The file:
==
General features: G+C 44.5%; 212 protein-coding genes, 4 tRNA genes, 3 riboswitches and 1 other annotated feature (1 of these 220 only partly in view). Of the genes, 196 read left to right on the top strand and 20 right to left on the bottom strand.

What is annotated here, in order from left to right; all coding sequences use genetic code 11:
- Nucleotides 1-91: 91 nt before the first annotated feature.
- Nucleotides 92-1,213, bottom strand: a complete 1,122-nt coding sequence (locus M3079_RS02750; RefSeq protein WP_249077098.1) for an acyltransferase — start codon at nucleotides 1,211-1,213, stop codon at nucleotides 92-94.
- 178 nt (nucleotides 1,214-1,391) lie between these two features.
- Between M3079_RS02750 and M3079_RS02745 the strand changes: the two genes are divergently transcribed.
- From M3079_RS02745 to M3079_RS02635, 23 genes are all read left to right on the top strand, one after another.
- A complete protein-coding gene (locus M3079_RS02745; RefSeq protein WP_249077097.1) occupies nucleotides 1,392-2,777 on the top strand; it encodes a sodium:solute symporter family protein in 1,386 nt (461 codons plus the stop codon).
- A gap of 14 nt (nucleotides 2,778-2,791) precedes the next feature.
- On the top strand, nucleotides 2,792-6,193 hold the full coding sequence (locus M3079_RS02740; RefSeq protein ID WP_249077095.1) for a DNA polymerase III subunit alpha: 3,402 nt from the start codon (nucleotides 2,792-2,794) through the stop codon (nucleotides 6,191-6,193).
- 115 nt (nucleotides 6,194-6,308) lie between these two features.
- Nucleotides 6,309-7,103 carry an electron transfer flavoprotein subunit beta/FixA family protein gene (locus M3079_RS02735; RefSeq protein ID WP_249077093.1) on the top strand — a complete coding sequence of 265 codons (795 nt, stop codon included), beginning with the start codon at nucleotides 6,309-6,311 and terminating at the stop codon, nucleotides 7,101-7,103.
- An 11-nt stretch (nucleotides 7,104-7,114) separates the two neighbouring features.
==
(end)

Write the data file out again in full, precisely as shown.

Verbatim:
General features: G+C 44.5%; 212 protein-coding genes, 4 tRNA genes, 3 riboswitches and 1 other annotated feature (1 of these 220 only partly in view). Of the genes, 196 read left to right on the top strand and 20 right to left on the bottom strand.

What is annotated here, in order from left to right; all coding sequences use genetic code 11:
- Nucleotides 1-91: 91 nt before the first annotated feature.
- Nucleotides 92-1,213, bottom strand: a complete 1,122-nt coding sequence (locus M3079_RS02750; RefSeq protein WP_249077098.1) for an acyltransferase — start codon at nucleotides 1,211-1,213, stop codon at nucleotides 92-94.
- 178 nt (nucleotides 1,214-1,391) lie between these two features.
- Between M3079_RS02750 and M3079_RS02745 the strand changes: the two genes are divergently transcribed.
- From M3079_RS02745 to M3079_RS02635, 23 genes are all read left to right on the top strand, one after another.
- A complete protein-coding gene (locus M3079_RS02745; RefSeq protein WP_249077097.1) occupies nucleotides 1,392-2,777 on the top strand; it encodes a sodium:solute symporter family protein in 1,386 nt (461 codons plus the stop codon).
- A gap of 14 nt (nucleotides 2,778-2,791) precedes the next feature.
- On the top strand, nucleotides 2,792-6,193 hold the full coding sequence (locus M3079_RS02740; RefSeq protein ID WP_249077095.1) for a DNA polymerase III subunit alpha: 3,402 nt from the start codon (nucleotides 2,792-2,794) through the stop codon (nucleotides 6,191-6,193).
- 115 nt (nucleotides 6,194-6,308) lie between these two features.
- Nucleotides 6,309-7,103 carry an electron transfer flavoprotein subunit beta/FixA family protein gene (locus M3079_RS02735; RefSeq protein ID WP_249077093.1) on the top strand — a complete coding sequence of 265 codons (795 nt, stop codon included), beginning with the start codon at nucleotides 6,309-6,311 and terminating at the stop codon, nucleotides 7,101-7,103.
- An 11-nt stretch (nucleotides 7,104-7,114) separates the two neighbouring features.